Heitman said he believed that as a result the UN decided instead to restructure the FIB in such a way as to reduce its cost to a level where the UN could continue to pay for the Rooivalk detachment, but also not lose too much ground force capability.
He said this was when the UN had proposed to drop one of the three infantry battalions – probably that from Malawi which had been the least active – and to add a special forces company and some other specialised elements.
Officials partly corroborated Heitman’s account, but one said it seemed that the UN proposed instead to slash several hundred soldiers from Malawi and Tanzania’s battalions but without eliminating either of them.
And Léonard She Okitundu, DRC’s Deputy Prime Minister and Minister for Foreign Affairs, told the UN Security Council in March that his government regretted that it had not been consulted on the withdrawal of Tanzanian artillery and South African aircraft. It is not clear if the UN has also reconsidered its original decision to withdraw the Tanzanian artillery.
Though funding is clearly an issue, the proposals to restructure the FIB may also originate, partly, from an investigation into the attack by rebels on Tanzanian forces in the FIB in Beni, North Kivu on 7 December 2017 in which 15 Tanzanians were killed and 43 other peacekeepers were wounded.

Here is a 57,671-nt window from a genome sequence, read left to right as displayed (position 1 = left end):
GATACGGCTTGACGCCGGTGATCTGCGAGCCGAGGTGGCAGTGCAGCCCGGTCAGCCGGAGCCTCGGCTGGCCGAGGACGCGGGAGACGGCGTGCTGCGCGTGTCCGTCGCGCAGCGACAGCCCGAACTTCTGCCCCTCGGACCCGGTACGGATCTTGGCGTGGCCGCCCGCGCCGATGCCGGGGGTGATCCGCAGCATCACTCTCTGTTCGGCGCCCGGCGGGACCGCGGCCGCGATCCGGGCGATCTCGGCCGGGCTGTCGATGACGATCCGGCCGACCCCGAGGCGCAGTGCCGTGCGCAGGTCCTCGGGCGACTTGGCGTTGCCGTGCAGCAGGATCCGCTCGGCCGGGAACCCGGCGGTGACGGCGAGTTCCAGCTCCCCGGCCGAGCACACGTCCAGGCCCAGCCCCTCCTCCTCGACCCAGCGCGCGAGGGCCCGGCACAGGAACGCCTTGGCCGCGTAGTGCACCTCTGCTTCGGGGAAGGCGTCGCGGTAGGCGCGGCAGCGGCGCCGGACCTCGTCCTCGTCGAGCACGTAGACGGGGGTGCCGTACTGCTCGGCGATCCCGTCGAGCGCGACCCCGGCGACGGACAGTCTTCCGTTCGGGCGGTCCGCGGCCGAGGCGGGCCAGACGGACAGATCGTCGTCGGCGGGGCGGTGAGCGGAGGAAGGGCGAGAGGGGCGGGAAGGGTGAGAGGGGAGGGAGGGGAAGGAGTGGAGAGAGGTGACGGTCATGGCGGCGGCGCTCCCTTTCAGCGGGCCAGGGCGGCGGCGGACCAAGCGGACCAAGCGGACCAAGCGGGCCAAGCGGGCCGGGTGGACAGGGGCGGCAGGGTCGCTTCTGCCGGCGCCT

It was the bloodiest attack against Monusco, which has been deployed in DRC since 1999, and the worst against any UN force since the death of 24 Pakistani peacekeepers in Somalia in June 1993.
The UN investigators led by Russian Dmitry Titov who probed the Beni attack “found a number of gaps in the training and posture of Monusco and its Force Intervention Brigade,” the UN said in a statement in March.
“Moreover, the investigation team noted that the mission did not have an actionable contingency plan to reinforce and extract its peacekeepers during the attack.
“Issues of command-and-control, leadership and lack of essential enablers such as aviation, engineers and intelligence were also major obstacles and need to be addressed urgently,” it added.
Titov’s investigators said “all available evidence” indicated the attack was carried out by the ADF, a particularly nasty rebel group dominated by hardline Ugandan Muslims.
In his report on Monusco in July, Guterres said the security situation had deteriorated markedly over the last three months in North Kivu and South Kivu provinces, mainly because of renewed activities by Mai-Mai groups and the ADF.
“In reaction, local populations repeatedly expressed their frustration with the national security forces and Monusco through a series of demonstrations and frequent stoning of Monusco patrols and bases.” DM